Glutamate exerts both excitotoxic and toxic effects on PC12 cells. The excitotoxicity is due to the over activation of NMDA receptors whereas glutamate-induced cytotoxicity is mediated through the inhibition of cystine uptake leading to depletion of GSH and oxidative toxicity [24]. The mechanisms underlying corticosterone-induced cytotoxicity in PC12 cells were yet elucidated, possibly involving the dysfunctions of different pathways such as glycerophospholipid metabolism, sphingolipid metabolism, oxidation of fatty acids, glycerolipid metabolism and sterol lipid metabolism [25]. Several studies suggested that the neuroprotective effect against corticosterone-induced cytotoxicity in PC12 cells was related to the inhibition of oxidative stress [26]. Botanical phenolics are known to act as antioxidants and therefore it is conceivable that the phenolic fractions of H. citrina extract conferred protective effects against corticosterone- and glutamate-induced cytotoxicity in PC12 cells likely via inhibition of oxidative stress.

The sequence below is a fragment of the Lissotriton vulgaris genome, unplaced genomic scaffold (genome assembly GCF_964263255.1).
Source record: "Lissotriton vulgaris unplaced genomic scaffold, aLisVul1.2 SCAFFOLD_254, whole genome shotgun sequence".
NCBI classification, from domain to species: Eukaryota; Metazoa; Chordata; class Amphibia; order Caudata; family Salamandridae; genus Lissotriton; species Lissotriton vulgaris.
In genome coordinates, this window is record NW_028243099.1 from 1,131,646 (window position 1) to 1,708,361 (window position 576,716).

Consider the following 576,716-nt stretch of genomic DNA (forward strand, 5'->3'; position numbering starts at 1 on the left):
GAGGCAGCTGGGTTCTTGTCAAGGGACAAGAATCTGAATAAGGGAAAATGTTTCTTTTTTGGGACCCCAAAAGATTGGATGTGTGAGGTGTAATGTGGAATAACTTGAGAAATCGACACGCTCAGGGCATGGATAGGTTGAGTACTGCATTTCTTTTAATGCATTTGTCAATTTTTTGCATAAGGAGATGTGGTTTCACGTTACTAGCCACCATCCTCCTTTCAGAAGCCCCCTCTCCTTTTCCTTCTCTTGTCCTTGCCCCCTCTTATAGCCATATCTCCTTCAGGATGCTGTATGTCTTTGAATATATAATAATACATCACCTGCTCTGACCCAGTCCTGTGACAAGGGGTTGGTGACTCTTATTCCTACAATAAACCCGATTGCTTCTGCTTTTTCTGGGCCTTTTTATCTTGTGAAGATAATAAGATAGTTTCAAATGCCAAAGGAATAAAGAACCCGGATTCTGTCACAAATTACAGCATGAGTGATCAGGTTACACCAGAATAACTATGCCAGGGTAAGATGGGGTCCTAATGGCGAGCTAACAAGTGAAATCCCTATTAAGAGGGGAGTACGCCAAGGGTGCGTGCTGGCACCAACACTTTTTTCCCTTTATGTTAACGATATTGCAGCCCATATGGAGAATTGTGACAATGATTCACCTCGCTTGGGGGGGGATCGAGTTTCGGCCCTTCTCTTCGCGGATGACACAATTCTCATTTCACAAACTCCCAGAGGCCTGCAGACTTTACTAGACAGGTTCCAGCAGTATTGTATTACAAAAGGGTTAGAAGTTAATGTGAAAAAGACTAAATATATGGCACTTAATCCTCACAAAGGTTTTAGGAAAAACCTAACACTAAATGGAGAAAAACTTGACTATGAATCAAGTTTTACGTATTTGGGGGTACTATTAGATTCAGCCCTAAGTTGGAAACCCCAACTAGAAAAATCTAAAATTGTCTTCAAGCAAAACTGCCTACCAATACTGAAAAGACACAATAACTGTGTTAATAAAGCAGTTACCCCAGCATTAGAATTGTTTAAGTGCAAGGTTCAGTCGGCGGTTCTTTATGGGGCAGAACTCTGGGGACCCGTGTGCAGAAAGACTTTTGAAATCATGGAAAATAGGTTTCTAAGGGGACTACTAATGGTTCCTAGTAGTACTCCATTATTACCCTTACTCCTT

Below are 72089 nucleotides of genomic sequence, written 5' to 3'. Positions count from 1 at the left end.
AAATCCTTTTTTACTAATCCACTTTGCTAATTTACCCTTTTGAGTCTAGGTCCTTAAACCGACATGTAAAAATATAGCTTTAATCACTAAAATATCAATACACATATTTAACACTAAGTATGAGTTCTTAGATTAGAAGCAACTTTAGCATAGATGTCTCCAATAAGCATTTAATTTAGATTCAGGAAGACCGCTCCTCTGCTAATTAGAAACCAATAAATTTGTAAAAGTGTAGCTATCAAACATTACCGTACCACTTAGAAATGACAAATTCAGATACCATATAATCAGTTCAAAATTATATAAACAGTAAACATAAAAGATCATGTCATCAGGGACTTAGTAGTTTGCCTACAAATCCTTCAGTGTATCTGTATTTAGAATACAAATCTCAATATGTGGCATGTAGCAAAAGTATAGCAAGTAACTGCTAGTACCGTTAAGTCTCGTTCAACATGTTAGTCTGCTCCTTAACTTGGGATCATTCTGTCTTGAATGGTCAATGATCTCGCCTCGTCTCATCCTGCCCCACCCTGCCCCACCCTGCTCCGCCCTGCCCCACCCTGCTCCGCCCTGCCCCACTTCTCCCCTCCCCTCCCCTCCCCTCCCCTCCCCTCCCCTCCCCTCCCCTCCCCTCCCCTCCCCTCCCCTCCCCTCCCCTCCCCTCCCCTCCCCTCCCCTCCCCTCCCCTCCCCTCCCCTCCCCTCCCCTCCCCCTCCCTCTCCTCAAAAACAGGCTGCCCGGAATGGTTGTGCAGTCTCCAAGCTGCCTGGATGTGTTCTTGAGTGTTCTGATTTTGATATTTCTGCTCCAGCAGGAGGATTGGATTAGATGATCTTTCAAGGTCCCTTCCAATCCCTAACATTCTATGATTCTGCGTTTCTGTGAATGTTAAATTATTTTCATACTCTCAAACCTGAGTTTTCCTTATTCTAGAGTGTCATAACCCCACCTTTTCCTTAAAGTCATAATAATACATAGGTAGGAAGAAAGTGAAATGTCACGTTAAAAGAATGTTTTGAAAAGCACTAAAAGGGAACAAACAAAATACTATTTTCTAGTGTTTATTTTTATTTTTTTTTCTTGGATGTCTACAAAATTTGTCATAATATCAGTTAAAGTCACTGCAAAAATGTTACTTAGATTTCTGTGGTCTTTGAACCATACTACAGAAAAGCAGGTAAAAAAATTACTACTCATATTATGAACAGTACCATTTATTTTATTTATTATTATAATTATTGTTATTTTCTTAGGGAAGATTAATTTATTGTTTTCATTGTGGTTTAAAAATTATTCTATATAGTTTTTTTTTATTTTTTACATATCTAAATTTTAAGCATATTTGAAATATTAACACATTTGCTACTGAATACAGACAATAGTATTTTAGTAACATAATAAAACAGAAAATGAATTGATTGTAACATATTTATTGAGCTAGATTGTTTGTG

Deregulation of neurotransmitters such as DA, NE, ACh, GABA and 5-HT is a key feature of CNS disorders and increases in serotonergic, noradrenergic, dopaminergic and/or cholinergic neurotransmission are considered to be relevant to the most current treatments [2730]. In this study, the effects of the phenolic fractions of H. citrina extract on the release of DA, NE, ACh, GABA and 5-HT in the cell culture medium of corticosterone- and glutamate-treated PC12 cells were investigated. PC12 cells have previously been used as a model for neurotransmitter release [20]. For example, Kozminski et al. found that upon exposure to L-DOPA, the amount of released catecholamines increased from PC12 cells [31]. The present results showed that there existed differences in the modulation of neurotransmitter release between phenolic acid derivatives (10% EtOH fraction) and flavonoids (50% EtOH fraction). Phenolic acid derivatives appeared to affect the noradrenergic and dopaminergic neurotransmitter system whereas flavonoids enhanced the release of serotonergic, noradrenergic and cholinergic neurotransmitters. In previous animal experiments, daylily flower extracts were reported to elevate the levels of corresponding neurotransmitters in the brain tissues, conferring the antidepressant effects via mediating serotonergic, noradrenergic and dopaminergic systems [7, 9, 10] and flavonoids were assumed to be responsible. Indeed, rutin and hesperidin, the major flavonoid ingredients of daylily flowers [9], were proven to exert antidepressant-like property via the central serotonergic and noradrenergic systems [32, 33]. However, in this study, the dopamine release was only affected by the presence of phenolic acid derivatives rather than flavonoids. Therefore, the phenolic acid derivatives may represent the active constituents responsible for the mediation of dopaminergic system, whereas flavonoids were likely responsible for the modulation of serotonergic and noradrenergic systems.